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Hacking your body: Lance Armstrong and the science of doping

Lance Armstrong Flickr

By now it's widely known that Lance Armstrong finally admitted to doping in an interview with Oprah Winfrey that will air tonight and tomorrow. Armstrong's confession is notable in part because no athlete has fought charges of doping as hard as he has, from public denials to libel suits as well as informal intimidation of teammates, rivals, co-conspirators, and outsiders. But although the two-part interview, spanning two and a half hours, is advertised as having no restrictions, it's unlikely that Winfrey and Armstrong will spend much time explaining the science and technology behind sports doping to the world. This is a shame. With the US Postal Service Cycling Team, Armstrong led what appears to be the most sophisticated doping program ever documented. This may be an ignominious achievement, but it is a remarkable one.

Athletic doping in the 21st century, whether in cycling or any other sport, is part of an athletic enhancement regimen as scientific as nutrition and weight training. It is systematic, both in its programmatic nature and its pervasive reach. In the 1990s and 2000s, these systems may have reached their peaks: besides cycling, baseball is grappling with doping's legacy, as sportswriters pass up giant stars for the Hall of Fame because of suspicion about their use of banned substances.

Doping is thoroughly part of our culture's established obsession with overachievement and competition, and its emerging obsession with posthumanity and biohacking. Both genealogically and philosophically, doping is part of the legacy of Silicon Valley, as are the machines used to test for doping. This isn't cheating in the narrow sense of running a red light or lying on a resumé. This is the credit default swap of cheating. This is the Stuxnet worm. But since it may also be our future, it helps to understand how it works.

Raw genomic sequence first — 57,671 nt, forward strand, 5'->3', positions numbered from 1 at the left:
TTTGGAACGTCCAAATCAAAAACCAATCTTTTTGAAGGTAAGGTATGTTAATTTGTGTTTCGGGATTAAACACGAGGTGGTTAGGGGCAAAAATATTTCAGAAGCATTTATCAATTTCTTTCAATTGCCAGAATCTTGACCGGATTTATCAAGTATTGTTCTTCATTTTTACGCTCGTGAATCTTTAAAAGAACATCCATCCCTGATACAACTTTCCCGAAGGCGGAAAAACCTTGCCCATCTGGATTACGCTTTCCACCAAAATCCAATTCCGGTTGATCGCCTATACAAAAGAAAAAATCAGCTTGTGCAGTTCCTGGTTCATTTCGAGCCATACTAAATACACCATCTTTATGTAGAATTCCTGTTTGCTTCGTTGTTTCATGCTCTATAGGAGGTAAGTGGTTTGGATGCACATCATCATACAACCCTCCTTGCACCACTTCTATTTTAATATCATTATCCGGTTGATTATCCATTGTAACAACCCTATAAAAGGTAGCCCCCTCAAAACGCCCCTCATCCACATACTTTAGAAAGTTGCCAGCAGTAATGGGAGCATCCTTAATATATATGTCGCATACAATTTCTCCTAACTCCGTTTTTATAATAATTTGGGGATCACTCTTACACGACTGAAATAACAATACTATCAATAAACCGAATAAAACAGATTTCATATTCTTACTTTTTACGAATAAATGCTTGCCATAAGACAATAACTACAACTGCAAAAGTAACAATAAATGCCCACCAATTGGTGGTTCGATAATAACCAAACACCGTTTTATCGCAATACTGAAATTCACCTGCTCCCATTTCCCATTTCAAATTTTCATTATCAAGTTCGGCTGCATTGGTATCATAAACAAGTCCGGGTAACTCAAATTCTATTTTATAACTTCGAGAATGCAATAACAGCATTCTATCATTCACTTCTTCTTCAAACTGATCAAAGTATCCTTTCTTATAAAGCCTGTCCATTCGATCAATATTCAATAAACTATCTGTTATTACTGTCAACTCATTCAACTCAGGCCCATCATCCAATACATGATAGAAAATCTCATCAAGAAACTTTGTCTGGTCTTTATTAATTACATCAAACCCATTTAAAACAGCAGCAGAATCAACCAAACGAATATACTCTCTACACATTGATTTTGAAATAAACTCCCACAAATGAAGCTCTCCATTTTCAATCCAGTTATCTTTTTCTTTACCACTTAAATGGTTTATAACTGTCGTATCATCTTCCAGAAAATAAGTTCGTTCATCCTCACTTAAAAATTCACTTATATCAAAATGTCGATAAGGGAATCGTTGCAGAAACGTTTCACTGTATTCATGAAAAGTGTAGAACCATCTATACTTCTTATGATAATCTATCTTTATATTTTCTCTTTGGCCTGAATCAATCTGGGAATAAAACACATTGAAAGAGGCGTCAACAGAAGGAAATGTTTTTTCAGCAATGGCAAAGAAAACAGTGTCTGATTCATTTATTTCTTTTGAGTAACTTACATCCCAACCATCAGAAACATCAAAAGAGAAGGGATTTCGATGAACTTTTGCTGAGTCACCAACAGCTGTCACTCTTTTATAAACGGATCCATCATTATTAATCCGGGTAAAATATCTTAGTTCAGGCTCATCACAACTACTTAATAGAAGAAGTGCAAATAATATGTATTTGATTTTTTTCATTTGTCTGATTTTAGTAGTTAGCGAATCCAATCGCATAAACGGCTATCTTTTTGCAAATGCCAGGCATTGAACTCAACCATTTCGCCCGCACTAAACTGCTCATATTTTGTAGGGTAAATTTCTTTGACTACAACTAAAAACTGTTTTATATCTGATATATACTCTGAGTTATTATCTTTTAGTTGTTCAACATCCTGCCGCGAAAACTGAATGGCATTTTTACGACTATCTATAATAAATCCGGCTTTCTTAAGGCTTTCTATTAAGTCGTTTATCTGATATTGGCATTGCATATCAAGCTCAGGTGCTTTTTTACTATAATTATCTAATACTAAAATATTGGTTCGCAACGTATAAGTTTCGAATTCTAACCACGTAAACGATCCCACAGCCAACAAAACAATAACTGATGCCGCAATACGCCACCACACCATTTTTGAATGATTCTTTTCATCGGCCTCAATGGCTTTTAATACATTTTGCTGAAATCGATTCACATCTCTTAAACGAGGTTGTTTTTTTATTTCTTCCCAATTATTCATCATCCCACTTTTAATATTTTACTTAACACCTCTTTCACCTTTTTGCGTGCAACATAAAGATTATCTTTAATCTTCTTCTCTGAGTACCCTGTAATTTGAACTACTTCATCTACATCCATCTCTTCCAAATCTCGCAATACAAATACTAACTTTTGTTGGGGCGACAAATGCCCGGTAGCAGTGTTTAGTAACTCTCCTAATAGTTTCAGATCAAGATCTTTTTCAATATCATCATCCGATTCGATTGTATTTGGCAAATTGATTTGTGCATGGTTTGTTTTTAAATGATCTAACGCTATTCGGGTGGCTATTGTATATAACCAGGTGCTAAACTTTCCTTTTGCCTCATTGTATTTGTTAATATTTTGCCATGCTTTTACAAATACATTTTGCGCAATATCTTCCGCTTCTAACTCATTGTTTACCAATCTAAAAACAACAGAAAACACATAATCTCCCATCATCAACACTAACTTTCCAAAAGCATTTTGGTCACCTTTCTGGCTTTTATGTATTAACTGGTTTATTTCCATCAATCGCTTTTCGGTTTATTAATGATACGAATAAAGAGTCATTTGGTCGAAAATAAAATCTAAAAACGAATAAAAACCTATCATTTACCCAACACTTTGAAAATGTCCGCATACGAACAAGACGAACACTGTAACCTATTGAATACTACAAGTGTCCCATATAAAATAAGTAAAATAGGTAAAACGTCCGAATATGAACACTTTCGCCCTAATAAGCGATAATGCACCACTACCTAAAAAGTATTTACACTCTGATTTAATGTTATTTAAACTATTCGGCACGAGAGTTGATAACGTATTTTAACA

What's the difference between doping and blood doping?

"Doping" is used in the broad sense to describe the use of any banned performance-enhancing drug or procedure directly on the body. "Blood doping," which is what Armstrong primarily engaged in, is a specific kind of doping that involves manipulation of the blood, whether through transfusions or hormones. Doping also includes performance-enhancing drugs or PEDs: steroids to boost muscle growth, narcotics to suppress pain, beta blockers to slow the heart rate (particularly helpful for fine motor control), and stimulants to add pep. Banned drugs are generally defined by detection thresholds: caffeine in the blood typical to a cup of coffee is okay, but an amount suggesting a direct injection into the bloodstream is not. The specific substances and methods used and prohibited shift, but these have been the broad categories used by the International Olympic Commission and later, the World Anti-Doping Agency, more or less unchanged since serious testing began in 1972. Arguably, not much has changed since jockeys began giving caffeine and narcotics to racehorses in the 19th century.